Some guard designs can hang up on the edge of your material or on shave cuts where the waste material pushes inside the guard. The best circular saw guards glide up easily over every type of cut you make.
Dust and Chip Removal
Circular saws create a lot of sawdust and chips. Look for models that clear them well (higher RPMs help) through the dust port in the cover. If you do a lot of your work inside, look for a model that includes a dust port adapter so you can easily hook up your shop vac to it.
As you’re trying different circular saws, consider how your grip feels on both the main and front handles. Overmold can help with comfort and security, and shape plays a big part. Also, consider how the handles feel together when you have both hands on the saw. Some may be too close or too far from each other for your comfort.
Weight isn’t a big consideration on circular saws. Because you cut with the weight on the saw on top of your material, it bears the brunt of it. However, lighter saws can be beneficial as you’re carrying them back and forth to where you’re cutting and as you transfer the weight to your arms at the end of each cut.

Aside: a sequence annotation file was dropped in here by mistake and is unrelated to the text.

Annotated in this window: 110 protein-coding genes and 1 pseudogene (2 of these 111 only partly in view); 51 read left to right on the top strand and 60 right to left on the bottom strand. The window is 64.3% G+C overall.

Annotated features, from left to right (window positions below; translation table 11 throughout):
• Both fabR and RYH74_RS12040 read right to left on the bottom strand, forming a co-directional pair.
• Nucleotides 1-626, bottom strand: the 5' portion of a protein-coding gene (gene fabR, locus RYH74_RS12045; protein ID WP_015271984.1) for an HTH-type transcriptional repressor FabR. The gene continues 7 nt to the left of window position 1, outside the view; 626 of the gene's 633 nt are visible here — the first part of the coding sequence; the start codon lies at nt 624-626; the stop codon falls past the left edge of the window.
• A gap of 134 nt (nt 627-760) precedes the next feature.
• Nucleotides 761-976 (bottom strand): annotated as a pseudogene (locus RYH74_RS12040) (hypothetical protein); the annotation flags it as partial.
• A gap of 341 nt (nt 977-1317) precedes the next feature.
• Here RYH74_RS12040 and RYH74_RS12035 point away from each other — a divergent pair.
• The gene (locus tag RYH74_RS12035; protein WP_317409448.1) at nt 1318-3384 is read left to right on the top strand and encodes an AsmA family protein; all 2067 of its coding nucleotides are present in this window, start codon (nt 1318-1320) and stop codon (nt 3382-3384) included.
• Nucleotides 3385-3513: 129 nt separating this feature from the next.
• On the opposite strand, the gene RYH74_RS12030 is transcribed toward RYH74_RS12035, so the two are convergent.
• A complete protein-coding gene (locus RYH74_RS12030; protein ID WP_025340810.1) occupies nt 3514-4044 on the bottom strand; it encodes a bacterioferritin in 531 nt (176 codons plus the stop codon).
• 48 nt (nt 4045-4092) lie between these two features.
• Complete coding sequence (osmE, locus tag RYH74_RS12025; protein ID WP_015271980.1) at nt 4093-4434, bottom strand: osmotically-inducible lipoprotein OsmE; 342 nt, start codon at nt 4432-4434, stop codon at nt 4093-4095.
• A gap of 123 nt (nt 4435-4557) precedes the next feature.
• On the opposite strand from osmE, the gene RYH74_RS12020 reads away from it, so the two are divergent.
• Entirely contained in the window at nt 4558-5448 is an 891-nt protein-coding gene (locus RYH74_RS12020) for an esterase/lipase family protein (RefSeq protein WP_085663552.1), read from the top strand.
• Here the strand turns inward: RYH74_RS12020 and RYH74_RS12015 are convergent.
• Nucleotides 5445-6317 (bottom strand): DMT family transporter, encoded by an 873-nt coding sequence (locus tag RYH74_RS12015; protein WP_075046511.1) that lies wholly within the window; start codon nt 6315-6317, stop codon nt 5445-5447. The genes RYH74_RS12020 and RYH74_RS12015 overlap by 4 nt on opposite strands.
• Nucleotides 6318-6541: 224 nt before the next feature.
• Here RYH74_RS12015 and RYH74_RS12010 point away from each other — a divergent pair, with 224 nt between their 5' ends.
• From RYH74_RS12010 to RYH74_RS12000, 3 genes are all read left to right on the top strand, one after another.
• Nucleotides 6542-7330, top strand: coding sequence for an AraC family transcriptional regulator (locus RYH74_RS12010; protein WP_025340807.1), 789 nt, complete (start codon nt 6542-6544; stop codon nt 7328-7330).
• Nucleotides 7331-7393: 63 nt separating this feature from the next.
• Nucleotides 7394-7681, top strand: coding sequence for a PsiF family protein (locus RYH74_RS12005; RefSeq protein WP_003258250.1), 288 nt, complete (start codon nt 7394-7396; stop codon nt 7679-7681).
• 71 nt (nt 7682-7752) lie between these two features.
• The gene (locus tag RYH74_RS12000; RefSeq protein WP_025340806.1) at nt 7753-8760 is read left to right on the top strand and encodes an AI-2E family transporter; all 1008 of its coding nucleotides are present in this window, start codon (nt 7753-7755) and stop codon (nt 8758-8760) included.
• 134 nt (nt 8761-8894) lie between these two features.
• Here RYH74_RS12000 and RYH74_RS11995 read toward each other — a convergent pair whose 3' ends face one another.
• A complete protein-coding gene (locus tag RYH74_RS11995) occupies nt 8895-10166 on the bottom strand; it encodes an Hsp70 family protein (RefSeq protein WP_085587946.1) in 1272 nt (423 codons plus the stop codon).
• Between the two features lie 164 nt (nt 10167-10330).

Price and Value
Once you know what your circular saw budget is, take a look at what is available at that price point. To get the best value, we recommend going with the best performance as the highest priority. Ergonomics and features still come into play, as does the warranty. If you’re shopping for a cordless model, consider what other tool work with the same battery.
Corded or Cordless?
15-amp corded circular saws have outstanding power and you can get a trusted professional brand name for $100 or less. Many of these saws can last a decade or more.
The major trade-off is that you’re going to need an extension cord and access to power.
There’s no denying the convenience of cordless circular as an easier way to make the cut. Most of the major brands now have cordless options that can meet or exceed the performance of a 15-amp corded model.
That only goes for the best cordless circular saws, though. Some compact and 12V saws are well under the 15-amp performance level. There are also DIY-focused brands that don’t have that strong of a saw in their portfolios yet.
There’s also cost to consider. Cordless tools are more expensive by the time you add the cost of a battery and charger. The batteries need to be replaced every 3 – 5 years and they’re not cheap. Corded models tend to be far less expensive, and a high-end one can cost less than a mediocre cordless saw.
Blade Left or Blade Right?
Whether you prefer the blade on the left side of the motor or the right boils down to more than just being left or right-handed. There’s what feels the most natural to you as well. See if you can give both styles a shot in the store and decide which one works best for you. Read more about those considerations here.